Editorials Address Immigrant Detainee Health Care Issues
Summaries appear below of an editorial and an opinion piece addressing reports that examined inadequate health care for immigrants detained at U.S. immigration detention centers. Rep. Zoe Lofgren (D-Calif.) this month introduced a bill (HR 5950) to establish mandatory standards for medical care at the detention centers.
Los Angeles Times: The "callousness" in the treatment of detainees "reflects a neglect that is shockingly permissible against immigrants nationwide," a Times editorial states. According to the editorial, the 300 immigrant detention centers in the U.S. "have voluntary health care standards, not mandatory ones." As a result, "immigrants who are detained at the centers ... often are subjected to indifference, even cruelty," the editorial states. The Department of Homeland Security's Immigration and Customs Enforcement agency, which oversees the facilities, "maintains that few people actually die in detention centers, and that may be true, but it doesn't account for people" who "die after leaving custody," according to the editorial. The editorial states, "Mandating humanity shouldn't be necessary," and DHS "could do this on its own, but it won't, so [Lofgren's] bill is needed," adding, "Our treatment of immigrants, illegal or otherwise, shouldn't include watching them die" (Los Angeles Times, 5/20).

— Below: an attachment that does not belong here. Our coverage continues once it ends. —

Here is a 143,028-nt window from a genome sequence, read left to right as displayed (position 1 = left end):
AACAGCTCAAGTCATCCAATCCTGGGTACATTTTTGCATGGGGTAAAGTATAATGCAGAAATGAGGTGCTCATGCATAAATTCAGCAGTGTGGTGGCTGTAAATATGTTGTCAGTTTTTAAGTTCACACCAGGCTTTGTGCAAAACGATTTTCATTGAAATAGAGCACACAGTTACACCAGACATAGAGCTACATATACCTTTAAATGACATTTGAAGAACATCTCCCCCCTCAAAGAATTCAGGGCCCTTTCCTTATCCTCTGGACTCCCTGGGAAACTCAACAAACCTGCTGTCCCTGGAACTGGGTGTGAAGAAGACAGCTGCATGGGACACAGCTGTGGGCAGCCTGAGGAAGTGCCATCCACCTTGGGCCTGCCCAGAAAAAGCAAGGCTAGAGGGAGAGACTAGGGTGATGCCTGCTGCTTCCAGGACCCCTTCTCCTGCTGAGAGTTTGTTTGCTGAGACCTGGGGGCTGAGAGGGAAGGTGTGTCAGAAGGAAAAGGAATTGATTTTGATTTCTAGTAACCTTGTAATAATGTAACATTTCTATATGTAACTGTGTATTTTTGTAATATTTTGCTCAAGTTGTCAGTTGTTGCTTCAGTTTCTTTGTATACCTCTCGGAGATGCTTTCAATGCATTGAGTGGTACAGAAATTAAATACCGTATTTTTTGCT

- Julie Myers, Washington Post: Recent reports and the Post series "have presented a misleading view of the medical care provided to detainees at [ICE] facilities," and "[r]eaders deserve to hear from both sides," Myers, assistant secretary for homeland security at ICE, writes in a Post opinion piece. Myers writes that ICE "was formed in March 2003 with a broad mission that includes immigration and customs enforcement and management of the detention and removal processes for apprehended aliens." The agency "did not create the detention or detainee health care systems" but "inherited the procedures of the former Immigration and Naturalization Service and the Division of Immigration Health Services," according to Myers. She continues, "Over the past 2 1/2 years, ICE has examined these decades-old practices and is making substantial improvements," adding that while "the number of people in ICE custody has risen, demand for health care and medical services has also grown significantly." Myers writes that "many reports neglected to mention ICE's efforts to improve care at detention facilities" and some of them "focused on stories that predate these efforts." She states, "Readers should know that ICE does not tolerate malfeasance or malpractice," adding, "Instances of improper behavior will be immediately and vigorously investigated; if necessary, appropriate disciplinary action will be taken" (Myers, Washington Post, 5/20).